The reported health consequences of drinking water from Khausi Spring include typhoid and stomach upsets. Apart from bad health, community members also spoke of the financial strain of medicine and hospital visits for these illnesses.

"We depend on the sun to disinfect this water for drinking, which usually takes a lot of time and requires watching. Sometimes that doesn't work, and we end up having very bad illnesses, spend too much money treating them, and end up missing our daily activities," said Mr. Khausi.

When people fall ill after drinking the spring water, adults miss out on even more productive time while children have to stay home from school, falling behind in their lessons.

What We Can Do:

Spring Protection

Protecting the spring will help provide access to cleaner and safer water and reduce the time people have to spend to fetch it. Construction will keep surface runoff and other contaminants out of the water. With the community’s high involvement in the process, there should be a good sense of responsibility and ownership for the new clean water source.

Fetching water is a task predominantly carried out by women and young girls. Therefore, protecting the spring and offering training and support will help empower the female members of the community by freeing up more of their time and energy to engage and invest in income-generating activities and their education.

Training on Health, Hygiene, COVID-19, and More

To hold training during the pandemic, we work closely with both community leaders and the local government to approve small groups to attend training. We ask community leaders to invite a select yet representative group of people to attend training, which will then act as ambassadors to the rest of the community to share what they learn. We also communicate our expectations of physical distancing and wearing masks for all who choose to attend.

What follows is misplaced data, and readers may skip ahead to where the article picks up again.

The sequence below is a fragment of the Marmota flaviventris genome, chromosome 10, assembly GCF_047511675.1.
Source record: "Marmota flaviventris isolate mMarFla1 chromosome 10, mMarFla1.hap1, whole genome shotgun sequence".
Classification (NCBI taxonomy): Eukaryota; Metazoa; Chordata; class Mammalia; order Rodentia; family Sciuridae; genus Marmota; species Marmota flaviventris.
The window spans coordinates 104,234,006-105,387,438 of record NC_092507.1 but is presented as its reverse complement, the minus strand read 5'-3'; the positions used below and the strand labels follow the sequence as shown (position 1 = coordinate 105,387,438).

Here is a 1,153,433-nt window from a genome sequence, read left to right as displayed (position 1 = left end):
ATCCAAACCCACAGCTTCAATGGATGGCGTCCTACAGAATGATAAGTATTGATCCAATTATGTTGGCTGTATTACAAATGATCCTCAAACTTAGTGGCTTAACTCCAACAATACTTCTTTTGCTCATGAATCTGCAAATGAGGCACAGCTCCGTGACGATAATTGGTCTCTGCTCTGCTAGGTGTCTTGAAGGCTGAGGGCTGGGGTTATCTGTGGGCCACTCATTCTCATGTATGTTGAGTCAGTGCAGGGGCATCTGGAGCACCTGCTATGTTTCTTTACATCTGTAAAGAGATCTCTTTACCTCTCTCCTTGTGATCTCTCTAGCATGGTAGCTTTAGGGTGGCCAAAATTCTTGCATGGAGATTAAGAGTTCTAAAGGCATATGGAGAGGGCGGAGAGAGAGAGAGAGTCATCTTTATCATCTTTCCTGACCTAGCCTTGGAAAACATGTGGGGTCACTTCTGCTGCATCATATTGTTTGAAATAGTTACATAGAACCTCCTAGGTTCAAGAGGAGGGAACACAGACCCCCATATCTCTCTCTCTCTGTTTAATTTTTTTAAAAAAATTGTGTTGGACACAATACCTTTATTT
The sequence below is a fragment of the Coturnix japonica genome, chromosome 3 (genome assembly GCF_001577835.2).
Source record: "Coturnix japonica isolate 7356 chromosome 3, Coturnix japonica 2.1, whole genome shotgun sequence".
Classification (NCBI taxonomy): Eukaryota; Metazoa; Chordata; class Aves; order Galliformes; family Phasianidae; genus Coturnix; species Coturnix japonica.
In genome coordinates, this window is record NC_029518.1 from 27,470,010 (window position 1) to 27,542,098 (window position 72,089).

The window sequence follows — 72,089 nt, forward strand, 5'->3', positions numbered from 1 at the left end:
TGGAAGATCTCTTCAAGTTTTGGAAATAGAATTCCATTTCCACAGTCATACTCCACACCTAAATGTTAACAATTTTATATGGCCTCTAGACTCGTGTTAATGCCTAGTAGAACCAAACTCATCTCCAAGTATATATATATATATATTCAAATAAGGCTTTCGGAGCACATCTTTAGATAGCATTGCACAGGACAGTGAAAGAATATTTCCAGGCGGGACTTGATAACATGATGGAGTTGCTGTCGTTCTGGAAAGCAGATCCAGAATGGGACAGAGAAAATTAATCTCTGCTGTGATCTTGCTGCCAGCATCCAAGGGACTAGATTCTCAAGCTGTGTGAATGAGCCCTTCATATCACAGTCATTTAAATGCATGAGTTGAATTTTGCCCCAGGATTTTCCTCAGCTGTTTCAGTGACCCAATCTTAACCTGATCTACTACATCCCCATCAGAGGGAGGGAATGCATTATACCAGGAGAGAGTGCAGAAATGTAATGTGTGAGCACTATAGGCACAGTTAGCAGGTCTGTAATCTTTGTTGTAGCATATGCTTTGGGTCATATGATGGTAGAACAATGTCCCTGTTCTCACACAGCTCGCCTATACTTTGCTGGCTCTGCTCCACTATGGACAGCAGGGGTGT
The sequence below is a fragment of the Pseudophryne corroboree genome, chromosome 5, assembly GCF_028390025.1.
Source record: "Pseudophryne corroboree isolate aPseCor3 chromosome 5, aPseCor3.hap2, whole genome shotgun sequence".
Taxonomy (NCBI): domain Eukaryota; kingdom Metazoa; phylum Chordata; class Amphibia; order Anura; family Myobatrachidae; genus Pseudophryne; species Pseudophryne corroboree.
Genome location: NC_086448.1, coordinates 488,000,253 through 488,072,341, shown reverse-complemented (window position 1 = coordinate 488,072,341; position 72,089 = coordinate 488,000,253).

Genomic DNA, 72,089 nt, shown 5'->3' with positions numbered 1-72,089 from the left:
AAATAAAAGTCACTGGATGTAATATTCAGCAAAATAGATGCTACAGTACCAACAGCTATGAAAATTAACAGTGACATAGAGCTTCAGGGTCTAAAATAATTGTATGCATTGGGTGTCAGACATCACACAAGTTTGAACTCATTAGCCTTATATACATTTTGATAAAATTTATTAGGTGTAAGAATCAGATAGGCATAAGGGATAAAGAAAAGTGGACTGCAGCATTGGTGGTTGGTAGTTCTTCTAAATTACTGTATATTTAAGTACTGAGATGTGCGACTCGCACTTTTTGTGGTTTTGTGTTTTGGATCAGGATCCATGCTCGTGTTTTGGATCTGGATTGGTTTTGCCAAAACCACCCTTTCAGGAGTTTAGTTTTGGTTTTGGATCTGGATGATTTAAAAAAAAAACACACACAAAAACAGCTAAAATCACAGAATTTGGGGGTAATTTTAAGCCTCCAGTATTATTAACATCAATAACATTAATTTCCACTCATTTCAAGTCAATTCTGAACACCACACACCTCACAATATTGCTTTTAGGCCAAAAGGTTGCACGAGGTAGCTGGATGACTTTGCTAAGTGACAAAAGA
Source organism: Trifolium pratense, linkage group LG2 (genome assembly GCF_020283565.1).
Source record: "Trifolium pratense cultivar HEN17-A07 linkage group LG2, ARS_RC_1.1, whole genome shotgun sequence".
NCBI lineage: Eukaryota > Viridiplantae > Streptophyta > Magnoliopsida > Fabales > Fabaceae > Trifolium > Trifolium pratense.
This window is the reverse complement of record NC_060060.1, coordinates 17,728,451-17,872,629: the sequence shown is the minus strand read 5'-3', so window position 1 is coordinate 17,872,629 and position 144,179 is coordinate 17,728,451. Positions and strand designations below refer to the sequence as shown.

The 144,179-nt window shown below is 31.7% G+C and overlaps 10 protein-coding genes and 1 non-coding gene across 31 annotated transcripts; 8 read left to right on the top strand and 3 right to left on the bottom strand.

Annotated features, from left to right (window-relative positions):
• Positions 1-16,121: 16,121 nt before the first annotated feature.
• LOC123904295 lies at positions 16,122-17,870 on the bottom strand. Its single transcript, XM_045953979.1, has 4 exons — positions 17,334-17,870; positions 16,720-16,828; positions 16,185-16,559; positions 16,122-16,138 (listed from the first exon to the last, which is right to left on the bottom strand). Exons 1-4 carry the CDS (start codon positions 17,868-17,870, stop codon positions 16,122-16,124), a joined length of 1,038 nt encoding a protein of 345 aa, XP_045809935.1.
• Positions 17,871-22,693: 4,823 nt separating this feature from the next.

The training will focus on improved hygiene, health, and sanitation habits in this community. We will also have a dedicated session on COVID-19 symptoms, transmission routes, and prevention best practices.

With the community’s input, we will identify key leverage points to alter their practices at the personal, household, and community levels to affect change. This training will help to ensure participants have the knowledge they need about healthy practices and their importance to make the most of their water point as soon as the water is flowing.

Our team of facilitators will use a variety of methods to train community members. Some of these methods include participatory hygiene and sanitation transformation, asset-based community development, group discussions, handouts, and demonstrations at the spring.